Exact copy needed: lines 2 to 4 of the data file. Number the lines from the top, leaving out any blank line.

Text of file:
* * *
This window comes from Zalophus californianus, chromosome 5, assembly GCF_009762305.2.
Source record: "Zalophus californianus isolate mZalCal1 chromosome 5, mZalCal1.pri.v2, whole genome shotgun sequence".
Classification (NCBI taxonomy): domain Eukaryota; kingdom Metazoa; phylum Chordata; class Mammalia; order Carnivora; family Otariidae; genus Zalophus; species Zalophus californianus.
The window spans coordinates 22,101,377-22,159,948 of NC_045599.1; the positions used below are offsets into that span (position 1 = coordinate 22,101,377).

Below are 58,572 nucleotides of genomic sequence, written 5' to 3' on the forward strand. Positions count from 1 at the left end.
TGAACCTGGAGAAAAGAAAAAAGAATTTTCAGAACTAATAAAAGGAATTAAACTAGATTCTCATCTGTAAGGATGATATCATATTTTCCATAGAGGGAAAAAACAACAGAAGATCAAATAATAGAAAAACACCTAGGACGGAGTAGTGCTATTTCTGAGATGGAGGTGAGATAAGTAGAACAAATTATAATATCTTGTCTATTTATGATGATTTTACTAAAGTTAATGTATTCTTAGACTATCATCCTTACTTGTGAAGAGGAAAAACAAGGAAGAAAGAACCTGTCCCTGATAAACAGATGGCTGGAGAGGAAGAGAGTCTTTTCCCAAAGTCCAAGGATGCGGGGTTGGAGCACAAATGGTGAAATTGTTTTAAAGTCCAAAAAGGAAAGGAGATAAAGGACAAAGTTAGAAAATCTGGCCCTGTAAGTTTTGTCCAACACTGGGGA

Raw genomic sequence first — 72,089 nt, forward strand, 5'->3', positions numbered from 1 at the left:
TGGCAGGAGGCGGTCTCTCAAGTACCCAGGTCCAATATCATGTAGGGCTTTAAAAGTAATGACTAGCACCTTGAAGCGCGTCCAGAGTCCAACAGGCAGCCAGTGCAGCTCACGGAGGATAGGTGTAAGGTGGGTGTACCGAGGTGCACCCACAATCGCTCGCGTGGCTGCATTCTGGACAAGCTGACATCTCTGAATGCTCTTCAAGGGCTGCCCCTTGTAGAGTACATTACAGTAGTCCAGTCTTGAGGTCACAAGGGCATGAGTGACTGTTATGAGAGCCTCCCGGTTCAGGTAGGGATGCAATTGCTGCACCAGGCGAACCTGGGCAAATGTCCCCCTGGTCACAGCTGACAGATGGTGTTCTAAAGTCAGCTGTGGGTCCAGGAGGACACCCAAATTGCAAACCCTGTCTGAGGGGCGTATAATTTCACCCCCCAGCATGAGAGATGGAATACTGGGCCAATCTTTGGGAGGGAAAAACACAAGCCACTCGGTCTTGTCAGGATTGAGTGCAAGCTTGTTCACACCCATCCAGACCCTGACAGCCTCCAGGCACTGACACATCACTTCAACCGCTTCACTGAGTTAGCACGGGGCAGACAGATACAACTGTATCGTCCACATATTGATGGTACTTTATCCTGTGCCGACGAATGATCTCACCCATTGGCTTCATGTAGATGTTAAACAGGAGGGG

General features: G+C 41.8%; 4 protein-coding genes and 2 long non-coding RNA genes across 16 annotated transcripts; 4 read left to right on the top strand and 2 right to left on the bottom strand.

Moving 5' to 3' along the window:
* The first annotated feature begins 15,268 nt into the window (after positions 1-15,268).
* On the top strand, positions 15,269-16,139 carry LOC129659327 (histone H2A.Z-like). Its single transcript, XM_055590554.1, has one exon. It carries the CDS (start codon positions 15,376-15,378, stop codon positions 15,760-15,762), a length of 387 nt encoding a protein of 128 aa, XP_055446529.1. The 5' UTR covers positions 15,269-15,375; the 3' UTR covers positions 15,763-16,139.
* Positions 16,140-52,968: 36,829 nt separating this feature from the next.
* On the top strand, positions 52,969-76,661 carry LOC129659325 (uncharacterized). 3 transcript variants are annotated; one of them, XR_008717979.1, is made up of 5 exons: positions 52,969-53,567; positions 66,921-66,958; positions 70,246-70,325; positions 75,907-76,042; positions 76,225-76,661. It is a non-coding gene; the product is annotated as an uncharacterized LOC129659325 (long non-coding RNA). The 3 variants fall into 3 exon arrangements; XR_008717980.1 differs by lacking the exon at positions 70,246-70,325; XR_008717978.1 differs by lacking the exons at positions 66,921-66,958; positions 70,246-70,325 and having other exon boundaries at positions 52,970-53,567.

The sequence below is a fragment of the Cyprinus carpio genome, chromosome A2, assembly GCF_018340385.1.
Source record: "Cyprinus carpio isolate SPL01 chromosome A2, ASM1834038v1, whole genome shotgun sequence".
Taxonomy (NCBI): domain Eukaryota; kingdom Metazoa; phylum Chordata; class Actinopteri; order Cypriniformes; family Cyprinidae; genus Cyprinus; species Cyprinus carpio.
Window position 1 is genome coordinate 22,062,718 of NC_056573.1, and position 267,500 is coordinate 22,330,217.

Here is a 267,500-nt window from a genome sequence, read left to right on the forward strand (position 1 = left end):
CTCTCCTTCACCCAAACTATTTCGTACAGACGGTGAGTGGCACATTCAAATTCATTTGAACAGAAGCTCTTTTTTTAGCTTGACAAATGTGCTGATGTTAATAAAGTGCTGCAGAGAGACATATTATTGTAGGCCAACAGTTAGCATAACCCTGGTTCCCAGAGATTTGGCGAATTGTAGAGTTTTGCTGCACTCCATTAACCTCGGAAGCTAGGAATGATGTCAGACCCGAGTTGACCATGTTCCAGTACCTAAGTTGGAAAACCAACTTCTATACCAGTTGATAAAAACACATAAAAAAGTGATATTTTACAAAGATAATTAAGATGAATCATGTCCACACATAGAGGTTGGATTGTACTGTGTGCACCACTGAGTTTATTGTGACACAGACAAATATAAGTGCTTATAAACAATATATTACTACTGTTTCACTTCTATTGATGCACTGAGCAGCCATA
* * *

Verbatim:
Source record: "Zalophus californianus isolate mZalCal1 chromosome 5, mZalCal1.pri.v2, whole genome shotgun sequence".
Classification (NCBI taxonomy): domain Eukaryota; kingdom Metazoa; phylum Chordata; class Mammalia; order Carnivora; family Otariidae; genus Zalophus; species Zalophus californianus.
The window spans coordinates 22,101,377-22,159,948 of NC_045599.1; the positions used below are offsets into that span (position 1 = coordinate 22,101,377).